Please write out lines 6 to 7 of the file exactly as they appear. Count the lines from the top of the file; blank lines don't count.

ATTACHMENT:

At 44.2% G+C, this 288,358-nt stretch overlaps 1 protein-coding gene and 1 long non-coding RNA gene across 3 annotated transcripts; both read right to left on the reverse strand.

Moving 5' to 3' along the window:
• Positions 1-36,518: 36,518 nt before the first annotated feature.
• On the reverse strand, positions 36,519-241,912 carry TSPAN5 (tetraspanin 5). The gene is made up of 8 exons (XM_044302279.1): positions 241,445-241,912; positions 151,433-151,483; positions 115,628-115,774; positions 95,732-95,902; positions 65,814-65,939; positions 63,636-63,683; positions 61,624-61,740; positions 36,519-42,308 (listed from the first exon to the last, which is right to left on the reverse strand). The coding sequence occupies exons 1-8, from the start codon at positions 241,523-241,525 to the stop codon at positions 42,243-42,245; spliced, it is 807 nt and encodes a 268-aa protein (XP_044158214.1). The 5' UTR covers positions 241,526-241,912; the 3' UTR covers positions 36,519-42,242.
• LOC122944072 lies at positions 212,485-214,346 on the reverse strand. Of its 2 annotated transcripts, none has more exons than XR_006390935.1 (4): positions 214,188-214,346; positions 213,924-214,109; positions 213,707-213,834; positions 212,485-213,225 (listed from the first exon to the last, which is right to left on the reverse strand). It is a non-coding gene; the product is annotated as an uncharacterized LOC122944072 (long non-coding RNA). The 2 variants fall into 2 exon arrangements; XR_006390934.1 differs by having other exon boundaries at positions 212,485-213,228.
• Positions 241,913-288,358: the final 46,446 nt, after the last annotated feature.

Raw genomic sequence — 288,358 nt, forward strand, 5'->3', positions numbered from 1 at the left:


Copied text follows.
• Positions 241,913-288,358: the final 46,446 nt, after the last annotated feature.

Raw genomic sequence — 288,358 nt, forward strand, 5'->3', positions numbered from 1 at the left: